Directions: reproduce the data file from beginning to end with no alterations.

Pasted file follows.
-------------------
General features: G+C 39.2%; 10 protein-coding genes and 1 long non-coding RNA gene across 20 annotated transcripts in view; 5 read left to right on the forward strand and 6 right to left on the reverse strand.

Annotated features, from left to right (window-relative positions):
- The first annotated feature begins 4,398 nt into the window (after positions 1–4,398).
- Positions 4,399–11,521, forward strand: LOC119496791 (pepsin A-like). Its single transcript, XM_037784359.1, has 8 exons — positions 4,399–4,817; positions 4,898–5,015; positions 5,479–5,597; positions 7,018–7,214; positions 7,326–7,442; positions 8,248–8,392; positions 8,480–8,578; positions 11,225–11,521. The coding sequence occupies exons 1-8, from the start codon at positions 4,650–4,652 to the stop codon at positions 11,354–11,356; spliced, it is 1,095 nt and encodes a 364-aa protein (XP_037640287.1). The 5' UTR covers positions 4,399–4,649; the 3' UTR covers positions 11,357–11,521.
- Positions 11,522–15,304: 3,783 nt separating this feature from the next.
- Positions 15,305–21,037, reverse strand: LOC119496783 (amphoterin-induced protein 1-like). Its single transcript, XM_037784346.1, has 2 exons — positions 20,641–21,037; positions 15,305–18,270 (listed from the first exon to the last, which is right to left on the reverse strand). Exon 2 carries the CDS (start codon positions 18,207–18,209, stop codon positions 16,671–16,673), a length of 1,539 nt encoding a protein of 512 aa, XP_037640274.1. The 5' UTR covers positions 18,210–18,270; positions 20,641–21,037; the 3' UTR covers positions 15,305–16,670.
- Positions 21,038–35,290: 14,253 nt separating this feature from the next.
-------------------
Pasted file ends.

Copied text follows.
General features: G+C 39.2%; 10 protein-coding genes and 1 long non-coding RNA gene across 20 annotated transcripts in view; 5 read left to right on the forward strand and 6 right to left on the reverse strand.

Annotated features, from left to right (window-relative positions):
- The first annotated feature begins 4,398 nt into the window (after positions 1–4,398).
- Positions 4,399–11,521, forward strand: LOC119496791 (pepsin A-like). Its single transcript, XM_037784359.1, has 8 exons — positions 4,399–4,817; positions 4,898–5,015; positions 5,479–5,597; positions 7,018–7,214; positions 7,326–7,442; positions 8,248–8,392; positions 8,480–8,578; positions 11,225–11,521. The coding sequence occupies exons 1-8, from the start codon at positions 4,650–4,652 to the stop codon at positions 11,354–11,356; spliced, it is 1,095 nt and encodes a 364-aa protein (XP_037640287.1). The 5' UTR covers positions 4,399–4,649; the 3' UTR covers positions 11,357–11,521.
- Positions 11,522–15,304: 3,783 nt separating this feature from the next.
- Positions 15,305–21,037, reverse strand: LOC119496783 (amphoterin-induced protein 1-like). Its single transcript, XM_037784346.1, has 2 exons — positions 20,641–21,037; positions 15,305–18,270 (listed from the first exon to the last, which is right to left on the reverse strand). Exon 2 carries the CDS (start codon positions 18,207–18,209, stop codon positions 16,671–16,673), a length of 1,539 nt encoding a protein of 512 aa, XP_037640274.1. The 5' UTR covers positions 18,210–18,270; positions 20,641–21,037; the 3' UTR covers positions 15,305–16,670.
- Positions 21,038–35,290: 14,253 nt separating this feature from the next.